TRENTON — The compensation paid to New Jersey’s community college presidents varies greatly from one institution to the next, with several colleges paying their president more than $300,000 a year, according to a report released today by the Office of the State Comptroller (OSC).
Analyzing data from 2010, the OSC report found that community colleges padded their president’s compensation with perks such as housing allowances that reached as high as $3,500 a month and annual retirement contributions that in one case were more than 14 times the amount required by state statute.
The OSC report also found substantial disparity in the amount of additional expenses community college presidents charged to their school. Those expenses ranged from $648 paid by Sussex County Community College to $45,415 paid by Brookdale Community College. In addition to Brookdale, three other community colleges paid more than $20,000 to cover the costs of a variety of expenses that included perks such as country club memberships, airfare for spouses to travel to conventions and credit card purchases for $100-per-person meals.
Among the recommendations made in the report, OSC calls for the state to establish guidelines for the compensation of community college presidents, particularly for items such as housing allowances, performance bonuses and college-funded retirement benefits.
“There are no state standards or guidelines for college trustees to rely on when setting compensation terms for their president,” said State Comptroller Matthew Boxer. “As a result, there are huge disparities in not only the salaries of community college presidents, but other forms of their compensation as well. We’re not suggesting a one-size-fits-all approach, but it’s appropriate to set boundaries when schools are spending taxpayer dollars.”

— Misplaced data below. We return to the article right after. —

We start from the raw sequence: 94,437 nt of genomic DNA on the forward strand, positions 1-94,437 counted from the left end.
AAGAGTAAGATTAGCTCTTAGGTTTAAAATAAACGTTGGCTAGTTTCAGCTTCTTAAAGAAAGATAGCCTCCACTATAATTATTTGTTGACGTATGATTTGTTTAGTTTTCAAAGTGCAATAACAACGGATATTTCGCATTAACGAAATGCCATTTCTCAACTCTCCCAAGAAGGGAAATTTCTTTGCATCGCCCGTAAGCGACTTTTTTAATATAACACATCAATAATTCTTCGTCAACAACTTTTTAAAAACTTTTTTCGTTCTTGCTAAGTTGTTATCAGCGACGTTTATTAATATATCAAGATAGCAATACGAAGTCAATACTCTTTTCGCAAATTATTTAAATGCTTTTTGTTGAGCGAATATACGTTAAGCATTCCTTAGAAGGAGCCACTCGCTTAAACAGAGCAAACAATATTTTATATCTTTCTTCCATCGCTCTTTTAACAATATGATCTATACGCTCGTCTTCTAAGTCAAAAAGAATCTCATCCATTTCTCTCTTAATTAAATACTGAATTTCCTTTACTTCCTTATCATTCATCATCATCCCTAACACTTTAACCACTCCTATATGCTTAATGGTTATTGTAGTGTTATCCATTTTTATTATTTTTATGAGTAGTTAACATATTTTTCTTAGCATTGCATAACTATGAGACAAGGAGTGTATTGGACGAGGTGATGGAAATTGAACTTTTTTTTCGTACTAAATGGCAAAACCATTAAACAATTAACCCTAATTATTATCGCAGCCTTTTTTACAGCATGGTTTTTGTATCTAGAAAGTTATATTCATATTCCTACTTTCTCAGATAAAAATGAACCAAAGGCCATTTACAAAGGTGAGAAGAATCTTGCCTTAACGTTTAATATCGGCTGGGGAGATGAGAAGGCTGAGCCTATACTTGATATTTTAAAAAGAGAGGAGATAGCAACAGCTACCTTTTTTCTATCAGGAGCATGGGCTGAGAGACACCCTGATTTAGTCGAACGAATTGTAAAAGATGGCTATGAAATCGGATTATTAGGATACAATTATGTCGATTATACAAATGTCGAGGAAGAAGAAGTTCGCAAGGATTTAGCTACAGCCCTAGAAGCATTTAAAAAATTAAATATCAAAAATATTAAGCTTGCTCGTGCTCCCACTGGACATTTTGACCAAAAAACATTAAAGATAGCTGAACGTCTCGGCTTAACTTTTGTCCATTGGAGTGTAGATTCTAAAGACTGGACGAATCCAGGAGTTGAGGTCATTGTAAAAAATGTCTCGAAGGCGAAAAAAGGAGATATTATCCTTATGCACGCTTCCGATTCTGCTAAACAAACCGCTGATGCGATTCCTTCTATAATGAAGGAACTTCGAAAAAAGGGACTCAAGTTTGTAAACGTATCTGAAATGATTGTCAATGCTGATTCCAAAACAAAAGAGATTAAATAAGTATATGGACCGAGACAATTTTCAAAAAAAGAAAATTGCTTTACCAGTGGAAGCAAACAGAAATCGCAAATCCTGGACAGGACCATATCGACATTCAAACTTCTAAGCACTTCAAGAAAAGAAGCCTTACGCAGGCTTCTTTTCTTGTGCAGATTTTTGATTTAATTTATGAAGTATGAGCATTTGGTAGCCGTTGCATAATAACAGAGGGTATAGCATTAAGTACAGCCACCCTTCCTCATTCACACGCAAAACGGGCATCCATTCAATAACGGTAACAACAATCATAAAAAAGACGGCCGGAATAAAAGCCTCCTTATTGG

The OSC report found that the average total payments to or on behalf of New Jersey’s community college presidents exceeded $250,000 in 2010. The then-president of Union County College received $441,000 in total compensation, which was the largest amount that year. That individual was actually on sabbatical in 2010. While he received full pay and benefits, for half of that year the college also concurrently paid another person for performing the duties of the president.
Of current community college presidents, Essex County College’s president had the largest base salary. In addition, she separately received in 2010 a $3,500 monthly housing allowance, unlimited use of a college-funded Lincoln MKZ, more than $20,000 to relocate from Florida and $2,000 to cover the cost of six roundtrip flights between New Jersey and Florida. The college also paid for more than $20,000 of her other expenses including more than $3,500 in cell phone bills, which was the largest amount among the community college presidents.
The Essex president also used the college credit card to send each of the school’s 11 trustees a holiday gift basket – at a cost totaling $550 – and to expense a $570 dinner for her and her senior staff. Bergen Community College paid similar expenses for its president’s meals with college trustees and staff.